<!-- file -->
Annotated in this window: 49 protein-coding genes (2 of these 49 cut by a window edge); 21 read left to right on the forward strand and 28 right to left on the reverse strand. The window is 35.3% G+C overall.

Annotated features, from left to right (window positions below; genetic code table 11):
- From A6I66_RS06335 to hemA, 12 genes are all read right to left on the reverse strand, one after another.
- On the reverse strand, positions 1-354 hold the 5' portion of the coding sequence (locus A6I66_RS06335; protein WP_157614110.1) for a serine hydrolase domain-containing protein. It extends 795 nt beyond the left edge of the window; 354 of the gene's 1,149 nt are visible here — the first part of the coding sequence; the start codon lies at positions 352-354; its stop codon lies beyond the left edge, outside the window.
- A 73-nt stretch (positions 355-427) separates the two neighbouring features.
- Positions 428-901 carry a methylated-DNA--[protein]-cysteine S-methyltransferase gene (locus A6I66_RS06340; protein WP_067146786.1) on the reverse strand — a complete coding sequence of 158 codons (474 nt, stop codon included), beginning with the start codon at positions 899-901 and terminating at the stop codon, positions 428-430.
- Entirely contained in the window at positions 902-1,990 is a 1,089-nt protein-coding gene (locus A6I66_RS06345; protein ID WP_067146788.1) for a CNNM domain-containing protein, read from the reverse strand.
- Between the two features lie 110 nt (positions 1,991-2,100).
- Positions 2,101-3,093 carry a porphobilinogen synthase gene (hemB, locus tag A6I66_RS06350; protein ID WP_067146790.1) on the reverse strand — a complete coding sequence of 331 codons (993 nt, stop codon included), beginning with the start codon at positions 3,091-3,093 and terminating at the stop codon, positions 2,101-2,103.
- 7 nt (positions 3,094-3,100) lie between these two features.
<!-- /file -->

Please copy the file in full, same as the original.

Annotated in this window: 49 protein-coding genes (2 of these 49 cut by a window edge); 21 read left to right on the forward strand and 28 right to left on the reverse strand. The window is 35.3% G+C overall.

Annotated features, from left to right (window positions below; genetic code table 11):
- From A6I66_RS06335 to hemA, 12 genes are all read right to left on the reverse strand, one after another.
- On the reverse strand, positions 1-354 hold the 5' portion of the coding sequence (locus A6I66_RS06335; protein WP_157614110.1) for a serine hydrolase domain-containing protein. It extends 795 nt beyond the left edge of the window; 354 of the gene's 1,149 nt are visible here — the first part of the coding sequence; the start codon lies at positions 352-354; its stop codon lies beyond the left edge, outside the window.
- A 73-nt stretch (positions 355-427) separates the two neighbouring features.
- Positions 428-901 carry a methylated-DNA--[protein]-cysteine S-methyltransferase gene (locus A6I66_RS06340; protein WP_067146786.1) on the reverse strand — a complete coding sequence of 158 codons (474 nt, stop codon included), beginning with the start codon at positions 899-901 and terminating at the stop codon, positions 428-430.
- Entirely contained in the window at positions 902-1,990 is a 1,089-nt protein-coding gene (locus A6I66_RS06345; protein ID WP_067146788.1) for a CNNM domain-containing protein, read from the reverse strand.
- Between the two features lie 110 nt (positions 1,991-2,100).
- Positions 2,101-3,093 carry a porphobilinogen synthase gene (hemB, locus tag A6I66_RS06350; protein ID WP_067146790.1) on the reverse strand — a complete coding sequence of 331 codons (993 nt, stop codon included), beginning with the start codon at positions 3,091-3,093 and terminating at the stop codon, positions 2,101-2,103.
- 7 nt (positions 3,094-3,100) lie between these two features.